When I stepped inside Goorin Bros. Hat Shop in Chicago, there were hats on every table and every shelf — fedoras and flatcaps, baseball and bowlers. There, I met Tanya Jaramilla, and not unlike the establishment itself, she wears many hats: shopkeeper, wife, sister, student.
“I’ll be the first person in the whole family to graduate from college.”
Tanya is 32 years old and approximately one year away from earning a Bachelor’s degree in Management and Communications from DePaul University.
Tanya’s grandparents came to the Windy City in the 1950’s from Puerto Rico on the promise of steady factory work.
“For my family, it was a BIG deal to finish high school.
“For me, I always wanted bigger and better and more.”
Tanya was certain she would go to college.
“I just didn’t know when or how or what that would look like. It’s really, really, really important that I get my degree and graduate — do the whole shebang!”
If you’re doing the math, you already guessed there was a detour after high school that Tanya will tell you was worth every minute and helped her become the person she is today.
“I have no regrets, because if I hadn’t lived the life I already lived, I wouldn’t be living the life I have now. I run this fantastic little hat shop. The people that work for me are great, and the people that come and shop here are great. I’m doing school the way I wanted to do it, which is with all my focus and energy and attention.”
Straight out of high school, Tanya worked part-time at a Gap store and was soon promoted to a full-time manager position. What had been a balancing act between work and college tipped. “I did that for a really long time. And school just kind of fell to the back burner.”
Simultaneously, Tanya was in a long-term relationship. About seven years later, and in a cloud of mistrust, Tanya’s relationship ended in a break-up that became a total life shake-up. She changed her job, her home, her city.
“I left and went to Vegas to live for a few months with my grandma, and that was one of the best experiences I ever had. I was able to connect with her on a level that I’d never done before. We talked about her life, and I learned stories about her struggle.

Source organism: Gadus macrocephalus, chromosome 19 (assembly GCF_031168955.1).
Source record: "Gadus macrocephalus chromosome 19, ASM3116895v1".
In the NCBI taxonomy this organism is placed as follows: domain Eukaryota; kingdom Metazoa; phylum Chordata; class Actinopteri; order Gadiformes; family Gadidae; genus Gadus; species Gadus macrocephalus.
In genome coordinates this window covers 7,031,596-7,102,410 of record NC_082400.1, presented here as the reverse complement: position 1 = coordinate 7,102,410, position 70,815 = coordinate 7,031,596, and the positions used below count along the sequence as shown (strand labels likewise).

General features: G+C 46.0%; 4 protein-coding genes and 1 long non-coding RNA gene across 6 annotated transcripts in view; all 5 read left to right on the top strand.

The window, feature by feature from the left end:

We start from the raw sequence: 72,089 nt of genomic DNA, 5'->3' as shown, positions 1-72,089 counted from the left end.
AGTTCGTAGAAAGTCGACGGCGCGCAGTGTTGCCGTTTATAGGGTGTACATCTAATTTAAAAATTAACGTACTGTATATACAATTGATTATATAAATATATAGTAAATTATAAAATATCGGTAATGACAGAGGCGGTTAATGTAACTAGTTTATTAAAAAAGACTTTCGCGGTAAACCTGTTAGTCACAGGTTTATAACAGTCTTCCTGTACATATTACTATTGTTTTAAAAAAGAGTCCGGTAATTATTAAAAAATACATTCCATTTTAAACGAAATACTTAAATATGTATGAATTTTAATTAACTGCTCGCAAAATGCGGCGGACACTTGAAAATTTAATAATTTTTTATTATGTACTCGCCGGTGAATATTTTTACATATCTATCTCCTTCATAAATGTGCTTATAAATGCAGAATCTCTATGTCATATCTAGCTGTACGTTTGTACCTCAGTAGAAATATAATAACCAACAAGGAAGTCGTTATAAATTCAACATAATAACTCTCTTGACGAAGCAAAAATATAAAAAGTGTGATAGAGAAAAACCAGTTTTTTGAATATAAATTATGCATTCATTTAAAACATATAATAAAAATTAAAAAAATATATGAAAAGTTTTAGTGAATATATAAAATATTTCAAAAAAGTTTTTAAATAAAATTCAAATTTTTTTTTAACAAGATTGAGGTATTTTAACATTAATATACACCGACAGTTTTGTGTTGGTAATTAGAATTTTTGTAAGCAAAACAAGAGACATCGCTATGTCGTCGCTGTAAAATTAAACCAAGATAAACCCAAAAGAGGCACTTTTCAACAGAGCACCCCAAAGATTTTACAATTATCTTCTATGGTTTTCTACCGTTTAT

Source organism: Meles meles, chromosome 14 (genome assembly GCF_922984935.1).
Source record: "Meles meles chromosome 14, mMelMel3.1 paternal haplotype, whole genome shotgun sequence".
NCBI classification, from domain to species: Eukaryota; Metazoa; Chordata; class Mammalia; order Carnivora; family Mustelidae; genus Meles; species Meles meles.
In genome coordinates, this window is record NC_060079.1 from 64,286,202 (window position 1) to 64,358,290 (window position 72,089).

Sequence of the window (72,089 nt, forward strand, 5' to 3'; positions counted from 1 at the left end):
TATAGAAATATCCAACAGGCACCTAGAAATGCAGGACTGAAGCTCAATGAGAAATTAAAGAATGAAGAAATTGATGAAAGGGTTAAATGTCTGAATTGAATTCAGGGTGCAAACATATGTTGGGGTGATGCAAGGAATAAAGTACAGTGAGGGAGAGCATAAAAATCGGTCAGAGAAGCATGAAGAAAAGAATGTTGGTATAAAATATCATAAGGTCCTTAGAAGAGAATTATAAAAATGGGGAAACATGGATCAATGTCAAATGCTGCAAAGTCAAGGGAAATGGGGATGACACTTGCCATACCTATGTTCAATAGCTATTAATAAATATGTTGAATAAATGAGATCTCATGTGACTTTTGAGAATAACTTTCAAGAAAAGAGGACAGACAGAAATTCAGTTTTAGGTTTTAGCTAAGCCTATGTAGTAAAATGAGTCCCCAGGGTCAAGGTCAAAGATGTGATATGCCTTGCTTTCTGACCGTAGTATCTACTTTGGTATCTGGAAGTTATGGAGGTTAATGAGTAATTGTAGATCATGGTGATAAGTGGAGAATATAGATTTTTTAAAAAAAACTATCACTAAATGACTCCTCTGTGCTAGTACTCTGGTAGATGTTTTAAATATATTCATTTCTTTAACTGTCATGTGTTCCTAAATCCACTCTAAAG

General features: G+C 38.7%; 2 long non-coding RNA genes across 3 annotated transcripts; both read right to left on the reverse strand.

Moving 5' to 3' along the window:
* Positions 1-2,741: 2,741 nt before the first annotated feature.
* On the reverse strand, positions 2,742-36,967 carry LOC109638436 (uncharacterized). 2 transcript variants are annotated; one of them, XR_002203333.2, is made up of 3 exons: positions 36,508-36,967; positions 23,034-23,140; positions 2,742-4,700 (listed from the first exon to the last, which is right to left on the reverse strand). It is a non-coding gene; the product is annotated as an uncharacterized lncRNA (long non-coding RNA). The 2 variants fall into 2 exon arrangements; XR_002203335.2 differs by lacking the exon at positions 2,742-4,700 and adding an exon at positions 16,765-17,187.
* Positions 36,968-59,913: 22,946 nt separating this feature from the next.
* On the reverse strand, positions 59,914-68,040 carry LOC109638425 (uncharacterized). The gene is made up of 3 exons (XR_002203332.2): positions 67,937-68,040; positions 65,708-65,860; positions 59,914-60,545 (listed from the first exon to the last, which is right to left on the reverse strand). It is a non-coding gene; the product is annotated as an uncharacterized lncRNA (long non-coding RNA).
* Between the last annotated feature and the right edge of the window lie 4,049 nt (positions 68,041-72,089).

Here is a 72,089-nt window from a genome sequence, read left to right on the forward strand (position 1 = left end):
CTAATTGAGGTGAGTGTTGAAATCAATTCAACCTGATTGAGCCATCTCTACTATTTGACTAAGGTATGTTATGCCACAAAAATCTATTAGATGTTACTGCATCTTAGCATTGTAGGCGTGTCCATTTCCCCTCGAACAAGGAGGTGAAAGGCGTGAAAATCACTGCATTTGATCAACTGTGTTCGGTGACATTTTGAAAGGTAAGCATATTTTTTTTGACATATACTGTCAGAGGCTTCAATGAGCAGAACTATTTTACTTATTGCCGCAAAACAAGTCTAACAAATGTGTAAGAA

“It really affirmed for me the decision that I had made to move on and change and do something that was right for me. So when it was time for me to come back to Chicago, I came back with a cleansed soul. I felt like a new me. I felt like the me that I was trying to get to for the last six or seven years, and it just never happened because I kept letting my comfort get in the way of it.”
Tanya says she wanted to do something important. Something that makes a difference. Something she could be passionate about. She found it in a non-profit organization called the Puerto Rican Arts Alliance.
“It was a little surreal at the beginning because I was so used to having to struggle. And having to overcome something.
“I started digging in. I started really working with the organization in the community.”
And she realized something.
“This is what I was supposed to do, you know? It was meant to be. I was meant to get to know these young people who have all of these aspirations but no real support or access to resources. I was able to provide that for them in ways that they never had before.”